Saturday, February 09, 2008
Beware of Gorillas
When faced with a Gorilla you have a limited number of choices. You can turnaround and walk away and pretend he wasn’t there. You can smile and concede the next move is his and that he now owns the garden. You can take him on ‘David and Goliath’ style. You can call your friends, the local zoo and hope that they turn up in time.
Audiobook publishers have now entered the garden and are faced with a new Gorilla Amazon / Audible sitting smiling at them. They understand Amazom and its audiobook position and they understand Audible and it position but what nobody but Amazon understands, is what their position is going forward. So just like all Gorillas they are unpredictable.
Audible has established an audio dominance based on largely on their DRM technology and ability to deploy it onto multiple platforms where there is no competitive offer and also their exclusive deal with iTunes, which is licensed till 2010. Amazon has its audio publishing publisher Brilliance, a subsidiary CustomFlix which supports both standard CD and mp3-CD audiobook formats in its "disc on demand" service which produces audio titles on CD on demand.
We have questioned what role Amazon will play; publisher, aggregator, retailer, technologist or all?
We have asked how the relationship will evolve when Amazon wants to go DRM free and MP3 on music and Audible, proprietary DRM phobic on audiobooks. Where does it leave iTunes with Amazon sitting now in their back garden?
Publisher’s have long stressed the need for greater competition but have understandably supported the DRM position and thereby restricted the market. Retailers have had little download options to date and even the few that have managed to do a ‘white label’ deal with Audible, now could find the tables shifting. Direct Sales will always exist but consumers want aggregation and choice.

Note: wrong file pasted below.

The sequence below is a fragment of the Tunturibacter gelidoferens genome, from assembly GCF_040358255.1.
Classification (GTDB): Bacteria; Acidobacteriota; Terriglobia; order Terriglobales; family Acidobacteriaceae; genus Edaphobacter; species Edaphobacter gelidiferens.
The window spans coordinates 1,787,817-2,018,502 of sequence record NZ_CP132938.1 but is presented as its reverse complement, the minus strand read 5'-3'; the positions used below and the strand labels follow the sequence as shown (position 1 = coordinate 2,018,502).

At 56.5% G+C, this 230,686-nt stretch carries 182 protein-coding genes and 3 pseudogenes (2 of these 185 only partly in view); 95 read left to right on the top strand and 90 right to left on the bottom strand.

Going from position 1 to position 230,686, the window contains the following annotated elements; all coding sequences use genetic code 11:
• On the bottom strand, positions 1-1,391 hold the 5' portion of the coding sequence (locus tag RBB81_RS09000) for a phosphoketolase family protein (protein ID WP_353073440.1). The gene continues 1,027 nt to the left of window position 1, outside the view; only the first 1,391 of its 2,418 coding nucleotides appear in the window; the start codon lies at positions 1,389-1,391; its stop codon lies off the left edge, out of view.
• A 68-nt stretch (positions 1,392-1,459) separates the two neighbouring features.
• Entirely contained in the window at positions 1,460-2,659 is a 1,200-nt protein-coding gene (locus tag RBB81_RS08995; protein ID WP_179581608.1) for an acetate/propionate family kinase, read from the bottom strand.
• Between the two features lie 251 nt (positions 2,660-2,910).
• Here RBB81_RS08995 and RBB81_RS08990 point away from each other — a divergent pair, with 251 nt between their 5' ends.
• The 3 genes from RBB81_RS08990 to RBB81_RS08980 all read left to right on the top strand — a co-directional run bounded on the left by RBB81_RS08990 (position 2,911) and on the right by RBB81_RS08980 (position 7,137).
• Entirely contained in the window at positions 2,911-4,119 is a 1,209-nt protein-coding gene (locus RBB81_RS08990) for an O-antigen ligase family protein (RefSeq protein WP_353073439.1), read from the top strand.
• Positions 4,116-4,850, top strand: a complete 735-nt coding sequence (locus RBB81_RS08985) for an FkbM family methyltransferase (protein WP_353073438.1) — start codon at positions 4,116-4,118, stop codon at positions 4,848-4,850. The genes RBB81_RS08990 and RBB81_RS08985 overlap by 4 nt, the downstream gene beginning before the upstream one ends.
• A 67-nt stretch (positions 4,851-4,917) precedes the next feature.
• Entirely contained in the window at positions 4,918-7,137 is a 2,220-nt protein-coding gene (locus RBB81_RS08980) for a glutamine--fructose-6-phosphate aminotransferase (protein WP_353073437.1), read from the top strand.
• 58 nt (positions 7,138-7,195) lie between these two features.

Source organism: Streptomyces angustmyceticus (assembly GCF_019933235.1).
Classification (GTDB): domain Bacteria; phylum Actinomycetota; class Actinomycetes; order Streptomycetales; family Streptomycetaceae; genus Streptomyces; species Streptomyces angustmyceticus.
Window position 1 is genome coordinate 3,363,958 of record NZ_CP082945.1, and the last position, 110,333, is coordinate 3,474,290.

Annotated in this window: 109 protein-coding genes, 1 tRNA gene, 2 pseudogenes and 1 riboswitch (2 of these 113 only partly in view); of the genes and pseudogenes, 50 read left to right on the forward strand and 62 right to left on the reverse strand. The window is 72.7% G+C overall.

The irony in much of this is the fact that it is so simple to take an audio CD and rip it to create a digital file. Its not rocket science and anyone can do it! So why the download DRM fixation and why do we assume that audiobooks will be treated any different to music, which has clearly woken up to the DRM myths. It would be very interesting to understand why Penguin withdrew for the recent MP3 audio trials whilst Random House didn’t. It will be also interesting to understand the potential implications of audio watermarking technology as a more passive and acceptable alternative to DRM.
The audiobook CD has still got a life, albeit a short one and one. Perhaps its time to think differently about the content and package and not merely replicate the CD as a download. After all, the format is identical.
It is essential the current retail channel is also able to participate in the audiobook download offer. Cutting out this channel will be far more dangerous than with ebooks where the physical book will always have a role and ebooks may only be a small slice of the market. If the audiobook market flips to downloads and an on demand model there will only be one Gorrilla sitting in the back garden and guess who will be dictating the terms?